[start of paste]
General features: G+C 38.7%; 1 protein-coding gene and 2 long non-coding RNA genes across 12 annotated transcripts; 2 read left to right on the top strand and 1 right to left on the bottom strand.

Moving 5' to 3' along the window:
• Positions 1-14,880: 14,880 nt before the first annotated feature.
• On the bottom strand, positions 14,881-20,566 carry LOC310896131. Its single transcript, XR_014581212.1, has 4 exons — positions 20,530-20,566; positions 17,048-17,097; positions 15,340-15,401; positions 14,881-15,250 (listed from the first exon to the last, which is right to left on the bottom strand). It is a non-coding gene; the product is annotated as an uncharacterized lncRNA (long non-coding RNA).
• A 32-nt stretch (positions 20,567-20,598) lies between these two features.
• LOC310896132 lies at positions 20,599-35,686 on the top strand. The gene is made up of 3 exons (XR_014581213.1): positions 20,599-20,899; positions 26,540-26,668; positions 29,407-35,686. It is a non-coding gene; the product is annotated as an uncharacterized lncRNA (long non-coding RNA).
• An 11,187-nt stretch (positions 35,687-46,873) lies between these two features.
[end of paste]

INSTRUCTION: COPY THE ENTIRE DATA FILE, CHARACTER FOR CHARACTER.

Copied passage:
General features: G+C 38.7%; 1 protein-coding gene and 2 long non-coding RNA genes across 12 annotated transcripts; 2 read left to right on the top strand and 1 right to left on the bottom strand.

Moving 5' to 3' along the window:
• Positions 1-14,880: 14,880 nt before the first annotated feature.
• On the bottom strand, positions 14,881-20,566 carry LOC310896131. Its single transcript, XR_014581212.1, has 4 exons — positions 20,530-20,566; positions 17,048-17,097; positions 15,340-15,401; positions 14,881-15,250 (listed from the first exon to the last, which is right to left on the bottom strand). It is a non-coding gene; the product is annotated as an uncharacterized lncRNA (long non-coding RNA).
• A 32-nt stretch (positions 20,567-20,598) lies between these two features.
• LOC310896132 lies at positions 20,599-35,686 on the top strand. The gene is made up of 3 exons (XR_014581213.1): positions 20,599-20,899; positions 26,540-26,668; positions 29,407-35,686. It is a non-coding gene; the product is annotated as an uncharacterized lncRNA (long non-coding RNA).
• An 11,187-nt stretch (positions 35,687-46,873) lies between these two features.